An important footnote in the making of the 16th president.



Solid account of the most significant case in Abraham Lincoln’s 25-year law career.

On May 6, 1856, the steamboat Effie Afton crashed into the Rock Island Bridge—the first railroad bridge across the Mississippi River—damaging the span and destroying the vessel and its 350 tons of livestock, machinery and other cargo. The 200 passengers on board were unharmed. The boat operators’ ensuing suit for damages sparked an “epochal clash” between the railroads—a new, faster, more economical means of transport—and the steamboats then commanding the nation’s western waterways. With a focus on the lanky Lincoln, a lawyer for the defense who would become president four years later, historian and attorney McGinty (The Body of John Merryman: Abraham Lincoln and the Suspension of Habeas Corpus, 2011, etc.) recounts the historic 15-day Chicago trial, which involved more than 100 witnesses and ended in a hung jury, paving the way for the dominance of the railroad industry. Despite Lincoln’s low self-assessment (“I am not an accomplished lawyer,” he said), he proved a persuasive orator, sometimes whittling a piece of wood as he contested testimony and impressing jurors with his detailed knowledge of river currents and other facts in the case. Lincoln may have been awkward and ungainly, writes the author, but his courtroom skills convinced powerful backers that he had a political future. His debates two years later with Illinois Sen. Stephen A. Douglas would prove his springboard to the presidency. Besides detailing the Effie Afton case’s importance to Lincoln’s career, McGinty offers an excellent view of Mississippi steamboat traffic in the mid-19th century and the coming onrush of the railroads, which would transform how the nation moved passengers and goods.

An important footnote in the making of the 16th president.

Pub Date: Feb. 9, 2015

ISBN: 978-0871407849

Page Count: 320

Publisher: Liveright/Norton

Review Posted Online: Nov. 4, 2014

Kirkus Reviews Issue: Nov. 15, 2014

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The author's youthfulness helps to assure the inevitable comparison with the Anne Frank diary although over and above the...


Elie Wiesel spent his early years in a small Transylvanian town as one of four children. 

He was the only one of the family to survive what Francois Maurois, in his introduction, calls the "human holocaust" of the persecution of the Jews, which began with the restrictions, the singularization of the yellow star, the enclosure within the ghetto, and went on to the mass deportations to the ovens of Auschwitz and Buchenwald. There are unforgettable and horrifying scenes here in this spare and sombre memoir of this experience of the hanging of a child, of his first farewell with his father who leaves him an inheritance of a knife and a spoon, and of his last goodbye at Buchenwald his father's corpse is already cold let alone the long months of survival under unconscionable conditions. 

The author's youthfulness helps to assure the inevitable comparison with the Anne Frank diary although over and above the sphere of suffering shared, and in this case extended to the death march itself, there is no spiritual or emotional legacy here to offset any reader reluctance.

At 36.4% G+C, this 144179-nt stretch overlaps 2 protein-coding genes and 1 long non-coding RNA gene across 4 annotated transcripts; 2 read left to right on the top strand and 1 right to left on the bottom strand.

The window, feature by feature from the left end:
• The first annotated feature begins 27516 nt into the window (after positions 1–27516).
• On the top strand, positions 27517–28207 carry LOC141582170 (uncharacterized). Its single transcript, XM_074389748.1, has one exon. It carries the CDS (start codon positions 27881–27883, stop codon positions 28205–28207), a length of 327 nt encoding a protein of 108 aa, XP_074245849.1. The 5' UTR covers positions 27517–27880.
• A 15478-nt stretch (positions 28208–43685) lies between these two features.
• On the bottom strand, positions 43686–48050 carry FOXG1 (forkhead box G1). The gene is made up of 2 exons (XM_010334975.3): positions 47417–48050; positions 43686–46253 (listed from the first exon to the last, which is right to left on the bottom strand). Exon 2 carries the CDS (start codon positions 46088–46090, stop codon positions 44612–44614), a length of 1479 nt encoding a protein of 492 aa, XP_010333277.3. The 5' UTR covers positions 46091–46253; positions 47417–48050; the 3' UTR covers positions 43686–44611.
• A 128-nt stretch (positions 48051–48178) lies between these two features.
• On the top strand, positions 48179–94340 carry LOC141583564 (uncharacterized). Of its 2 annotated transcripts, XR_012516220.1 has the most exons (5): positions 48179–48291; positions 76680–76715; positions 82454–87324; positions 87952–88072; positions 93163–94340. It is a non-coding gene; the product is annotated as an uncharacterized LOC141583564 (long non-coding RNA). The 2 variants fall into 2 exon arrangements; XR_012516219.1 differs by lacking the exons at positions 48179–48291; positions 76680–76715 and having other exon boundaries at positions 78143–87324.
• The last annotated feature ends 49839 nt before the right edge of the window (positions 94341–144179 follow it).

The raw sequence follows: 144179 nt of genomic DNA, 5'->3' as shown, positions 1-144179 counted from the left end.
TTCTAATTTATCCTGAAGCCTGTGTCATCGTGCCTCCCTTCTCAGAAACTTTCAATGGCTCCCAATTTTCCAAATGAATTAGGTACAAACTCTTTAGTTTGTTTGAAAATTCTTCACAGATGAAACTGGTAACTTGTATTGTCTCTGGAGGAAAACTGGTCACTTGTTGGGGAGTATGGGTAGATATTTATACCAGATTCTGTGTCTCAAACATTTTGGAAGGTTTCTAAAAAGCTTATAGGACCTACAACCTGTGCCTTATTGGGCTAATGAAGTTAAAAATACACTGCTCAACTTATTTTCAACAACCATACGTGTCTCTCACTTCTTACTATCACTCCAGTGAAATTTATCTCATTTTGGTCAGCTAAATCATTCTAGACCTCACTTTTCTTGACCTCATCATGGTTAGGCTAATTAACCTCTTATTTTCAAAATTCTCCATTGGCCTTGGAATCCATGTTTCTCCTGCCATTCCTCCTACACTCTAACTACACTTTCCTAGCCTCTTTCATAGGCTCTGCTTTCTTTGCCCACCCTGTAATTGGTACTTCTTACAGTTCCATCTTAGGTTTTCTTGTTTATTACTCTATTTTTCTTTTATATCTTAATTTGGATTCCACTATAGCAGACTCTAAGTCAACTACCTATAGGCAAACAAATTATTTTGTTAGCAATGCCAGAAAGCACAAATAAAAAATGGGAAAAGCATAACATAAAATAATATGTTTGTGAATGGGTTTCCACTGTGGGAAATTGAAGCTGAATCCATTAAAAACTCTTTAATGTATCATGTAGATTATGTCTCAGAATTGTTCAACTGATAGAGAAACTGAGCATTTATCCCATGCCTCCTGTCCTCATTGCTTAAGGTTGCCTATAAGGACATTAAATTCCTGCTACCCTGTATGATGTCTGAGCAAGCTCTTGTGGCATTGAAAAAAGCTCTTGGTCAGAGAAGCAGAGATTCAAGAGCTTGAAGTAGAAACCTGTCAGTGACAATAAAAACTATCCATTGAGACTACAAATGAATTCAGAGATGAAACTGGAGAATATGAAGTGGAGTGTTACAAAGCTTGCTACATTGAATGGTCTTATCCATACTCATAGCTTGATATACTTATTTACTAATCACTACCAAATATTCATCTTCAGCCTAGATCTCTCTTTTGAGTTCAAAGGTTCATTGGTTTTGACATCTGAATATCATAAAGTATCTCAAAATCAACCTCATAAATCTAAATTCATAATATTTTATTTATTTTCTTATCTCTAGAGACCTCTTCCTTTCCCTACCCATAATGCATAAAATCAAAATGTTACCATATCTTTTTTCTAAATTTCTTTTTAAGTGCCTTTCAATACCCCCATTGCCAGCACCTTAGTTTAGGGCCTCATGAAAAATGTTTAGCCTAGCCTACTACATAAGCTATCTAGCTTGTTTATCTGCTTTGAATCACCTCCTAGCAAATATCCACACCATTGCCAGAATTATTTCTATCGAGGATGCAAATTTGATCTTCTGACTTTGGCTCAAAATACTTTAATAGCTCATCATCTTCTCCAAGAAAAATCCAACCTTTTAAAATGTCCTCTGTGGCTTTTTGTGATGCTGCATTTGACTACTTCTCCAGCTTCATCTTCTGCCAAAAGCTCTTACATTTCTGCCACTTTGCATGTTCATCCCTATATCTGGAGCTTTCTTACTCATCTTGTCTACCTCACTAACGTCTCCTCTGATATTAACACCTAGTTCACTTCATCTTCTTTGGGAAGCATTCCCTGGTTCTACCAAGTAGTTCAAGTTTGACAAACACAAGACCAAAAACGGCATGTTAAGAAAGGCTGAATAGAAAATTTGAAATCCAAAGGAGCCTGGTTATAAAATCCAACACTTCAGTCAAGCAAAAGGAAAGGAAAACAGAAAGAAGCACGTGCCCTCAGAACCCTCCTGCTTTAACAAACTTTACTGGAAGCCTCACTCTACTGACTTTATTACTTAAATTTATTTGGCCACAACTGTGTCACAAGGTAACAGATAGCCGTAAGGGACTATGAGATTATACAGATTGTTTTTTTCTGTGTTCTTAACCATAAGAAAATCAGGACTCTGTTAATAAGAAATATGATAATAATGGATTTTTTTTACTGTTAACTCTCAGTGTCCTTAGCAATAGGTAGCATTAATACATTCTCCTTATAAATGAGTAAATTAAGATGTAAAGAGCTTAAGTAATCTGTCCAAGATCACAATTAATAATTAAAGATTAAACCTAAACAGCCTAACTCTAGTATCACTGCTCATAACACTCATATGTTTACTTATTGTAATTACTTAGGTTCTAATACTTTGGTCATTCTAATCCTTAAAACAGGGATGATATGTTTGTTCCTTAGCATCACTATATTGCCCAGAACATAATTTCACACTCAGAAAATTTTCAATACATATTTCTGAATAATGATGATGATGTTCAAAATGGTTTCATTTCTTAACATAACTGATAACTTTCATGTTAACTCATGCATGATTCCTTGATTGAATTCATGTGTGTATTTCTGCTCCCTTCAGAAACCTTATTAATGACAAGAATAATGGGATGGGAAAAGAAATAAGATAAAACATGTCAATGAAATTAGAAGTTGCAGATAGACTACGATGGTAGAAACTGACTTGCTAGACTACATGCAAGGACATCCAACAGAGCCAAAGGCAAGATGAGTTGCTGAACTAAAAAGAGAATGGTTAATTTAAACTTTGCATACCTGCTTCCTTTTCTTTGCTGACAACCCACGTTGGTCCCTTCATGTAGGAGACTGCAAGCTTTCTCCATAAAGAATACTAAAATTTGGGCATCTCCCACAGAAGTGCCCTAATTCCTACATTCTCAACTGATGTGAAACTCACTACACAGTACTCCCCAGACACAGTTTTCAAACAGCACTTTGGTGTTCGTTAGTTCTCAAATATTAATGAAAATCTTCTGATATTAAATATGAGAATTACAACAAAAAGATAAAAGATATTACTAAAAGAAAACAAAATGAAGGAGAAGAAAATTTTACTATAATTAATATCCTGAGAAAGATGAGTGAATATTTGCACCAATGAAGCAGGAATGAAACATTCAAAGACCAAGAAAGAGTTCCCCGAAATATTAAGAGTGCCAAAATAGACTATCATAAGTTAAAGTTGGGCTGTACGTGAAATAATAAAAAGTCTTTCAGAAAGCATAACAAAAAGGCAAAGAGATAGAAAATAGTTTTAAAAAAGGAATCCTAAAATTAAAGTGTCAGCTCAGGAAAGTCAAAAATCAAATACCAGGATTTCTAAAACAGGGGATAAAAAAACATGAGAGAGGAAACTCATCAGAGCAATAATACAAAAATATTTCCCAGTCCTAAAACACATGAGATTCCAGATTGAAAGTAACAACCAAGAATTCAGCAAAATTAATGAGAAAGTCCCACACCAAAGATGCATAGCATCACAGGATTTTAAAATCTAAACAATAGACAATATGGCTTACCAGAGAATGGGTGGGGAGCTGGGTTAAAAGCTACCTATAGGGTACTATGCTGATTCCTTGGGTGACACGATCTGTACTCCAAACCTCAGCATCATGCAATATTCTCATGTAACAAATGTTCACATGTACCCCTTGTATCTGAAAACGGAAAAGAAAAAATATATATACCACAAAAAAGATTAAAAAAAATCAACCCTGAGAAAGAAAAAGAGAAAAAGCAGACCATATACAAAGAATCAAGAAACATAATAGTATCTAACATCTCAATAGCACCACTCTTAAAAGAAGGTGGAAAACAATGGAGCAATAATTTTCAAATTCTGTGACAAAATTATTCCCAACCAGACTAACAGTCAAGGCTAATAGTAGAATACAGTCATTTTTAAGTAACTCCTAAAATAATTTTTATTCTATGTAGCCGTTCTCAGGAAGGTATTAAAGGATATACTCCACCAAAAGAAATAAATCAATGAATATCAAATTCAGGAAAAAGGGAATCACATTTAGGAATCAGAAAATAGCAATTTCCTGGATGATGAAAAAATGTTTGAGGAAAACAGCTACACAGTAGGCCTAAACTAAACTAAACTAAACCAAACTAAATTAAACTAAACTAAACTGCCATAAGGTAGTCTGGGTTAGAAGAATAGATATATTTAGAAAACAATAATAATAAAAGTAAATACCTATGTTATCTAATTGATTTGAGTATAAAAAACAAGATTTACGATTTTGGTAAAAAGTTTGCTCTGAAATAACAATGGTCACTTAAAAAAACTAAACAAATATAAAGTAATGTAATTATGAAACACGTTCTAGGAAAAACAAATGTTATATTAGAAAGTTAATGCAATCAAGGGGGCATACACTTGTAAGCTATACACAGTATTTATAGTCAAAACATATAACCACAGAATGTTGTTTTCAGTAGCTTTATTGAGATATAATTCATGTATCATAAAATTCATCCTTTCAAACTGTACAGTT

Pub Date: Jan. 16, 2006

ISBN: 0374500010

Page Count: 120

Publisher: Hill & Wang

Review Posted Online: Oct. 7, 2011

Kirkus Reviews Issue: Jan. 15, 2006

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For Howard Zinn, long-time civil rights and anti-war activist, history and ideology have a lot in common. Since he thinks that everything is in someone's interest, the historian—Zinn posits—has to figure out whose interests he or she is defining/defending/reconstructing (hence one of his previous books, The Politics of History). Zinn has no doubts about where he stands in this "people's history": "it is a history disrespectful of governments and respectful of people's movements of resistance." So what we get here, instead of the usual survey of wars, presidents, and institutions, is a survey of the usual rebellions, strikes, and protest movements. Zinn starts out by depicting the arrival of Columbus in North America from the standpoint of the Indians (which amounts to their standpoint as constructed from the observations of the Europeans); and, after easily establishing the cultural disharmony that ensued, he goes on to the importation of slaves into the colonies. Add the laborers and indentured servants that followed, plus women and later immigrants, and you have Zinn's amorphous constituency. To hear Zinn tell it, all anyone did in America at any time was to oppress or be oppressed; and so he obscures as much as his hated mainstream historical foes do—only in Zinn's case there is that absurd presumption that virtually everything that came to pass was the work of ruling-class planning: this amounts to one great indictment for conspiracy. Despite surface similarities, this is not a social history, since we get no sense of the fabric of life. Instead of negating the one-sided histories he detests, Zinn has merely reversed the image; the distortion remains.

Pub Date: Jan. 1, 1979

ISBN: 0061965588

Page Count: 772

Publisher: Harper & Row

Review Posted Online: May 26, 2012

Kirkus Reviews Issue: Jan. 1, 1979

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